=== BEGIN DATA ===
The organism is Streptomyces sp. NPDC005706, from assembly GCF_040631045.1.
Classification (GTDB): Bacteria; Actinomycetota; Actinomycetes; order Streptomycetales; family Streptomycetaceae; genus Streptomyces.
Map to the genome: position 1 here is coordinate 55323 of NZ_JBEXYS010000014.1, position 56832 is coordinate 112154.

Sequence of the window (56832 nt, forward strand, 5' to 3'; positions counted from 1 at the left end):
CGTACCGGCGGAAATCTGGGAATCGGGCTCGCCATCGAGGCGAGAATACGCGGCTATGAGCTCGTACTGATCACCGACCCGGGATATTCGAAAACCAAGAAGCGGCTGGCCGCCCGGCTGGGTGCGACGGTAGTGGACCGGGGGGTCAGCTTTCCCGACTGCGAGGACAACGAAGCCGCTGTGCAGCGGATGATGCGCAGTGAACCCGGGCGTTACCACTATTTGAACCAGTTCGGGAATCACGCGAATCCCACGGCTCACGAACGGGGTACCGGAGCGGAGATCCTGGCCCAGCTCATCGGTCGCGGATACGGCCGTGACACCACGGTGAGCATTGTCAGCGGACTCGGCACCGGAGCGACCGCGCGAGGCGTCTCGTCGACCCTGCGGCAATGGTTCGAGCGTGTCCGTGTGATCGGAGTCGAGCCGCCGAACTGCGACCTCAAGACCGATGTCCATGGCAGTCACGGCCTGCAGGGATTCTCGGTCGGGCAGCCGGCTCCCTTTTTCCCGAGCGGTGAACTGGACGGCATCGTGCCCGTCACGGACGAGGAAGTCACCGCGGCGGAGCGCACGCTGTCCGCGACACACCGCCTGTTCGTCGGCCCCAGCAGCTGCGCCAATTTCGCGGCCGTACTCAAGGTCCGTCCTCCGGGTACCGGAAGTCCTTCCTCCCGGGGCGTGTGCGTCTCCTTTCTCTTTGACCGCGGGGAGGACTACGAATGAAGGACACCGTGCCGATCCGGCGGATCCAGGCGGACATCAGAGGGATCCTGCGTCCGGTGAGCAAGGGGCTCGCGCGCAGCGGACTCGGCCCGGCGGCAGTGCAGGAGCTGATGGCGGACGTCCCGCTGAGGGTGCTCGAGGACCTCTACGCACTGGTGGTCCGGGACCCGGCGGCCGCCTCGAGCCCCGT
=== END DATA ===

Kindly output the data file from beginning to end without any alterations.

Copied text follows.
The organism is Streptomyces sp. NPDC005706, from assembly GCF_040631045.1.
Classification (GTDB): Bacteria; Actinomycetota; Actinomycetes; order Streptomycetales; family Streptomycetaceae; genus Streptomyces.
Map to the genome: position 1 here is coordinate 55323 of NZ_JBEXYS010000014.1, position 56832 is coordinate 112154.

Sequence of the window (56832 nt, forward strand, 5' to 3'; positions counted from 1 at the left end):
CGTACCGGCGGAAATCTGGGAATCGGGCTCGCCATCGAGGCGAGAATACGCGGCTATGAGCTCGTACTGATCACCGACCCGGGATATTCGAAAACCAAGAAGCGGCTGGCCGCCCGGCTGGGTGCGACGGTAGTGGACCGGGGGGTCAGCTTTCCCGACTGCGAGGACAACGAAGCCGCTGTGCAGCGGATGATGCGCAGTGAACCCGGGCGTTACCACTATTTGAACCAGTTCGGGAATCACGCGAATCCCACGGCTCACGAACGGGGTACCGGAGCGGAGATCCTGGCCCAGCTCATCGGTCGCGGATACGGCCGTGACACCACGGTGAGCATTGTCAGCGGACTCGGCACCGGAGCGACCGCGCGAGGCGTCTCGTCGACCCTGCGGCAATGGTTCGAGCGTGTCCGTGTGATCGGAGTCGAGCCGCCGAACTGCGACCTCAAGACCGATGTCCATGGCAGTCACGGCCTGCAGGGATTCTCGGTCGGGCAGCCGGCTCCCTTTTTCCCGAGCGGTGAACTGGACGGCATCGTGCCCGTCACGGACGAGGAAGTCACCGCGGCGGAGCGCACGCTGTCCGCGACACACCGCCTGTTCGTCGGCCCCAGCAGCTGCGCCAATTTCGCGGCCGTACTCAAGGTCCGTCCTCCGGGTACCGGAAGTCCTTCCTCCCGGGGCGTGTGCGTCTCCTTTCTCTTTGACCGCGGGGAGGACTACGAATGAAGGACACCGTGCCGATCCGGCGGATCCAGGCGGACATCAGAGGGATCCTGCGTCCGGTGAGCAAGGGGCTCGCGCGCAGCGGACTCGGCCCGGCGGCAGTGCAGGAGCTGATGGCGGACGTCCCGCTGAGGGTGCTCGAGGACCTCTACGCACTGGTGGTCCGGGACCCGGCGGCCGCCTCGAGCCCCGT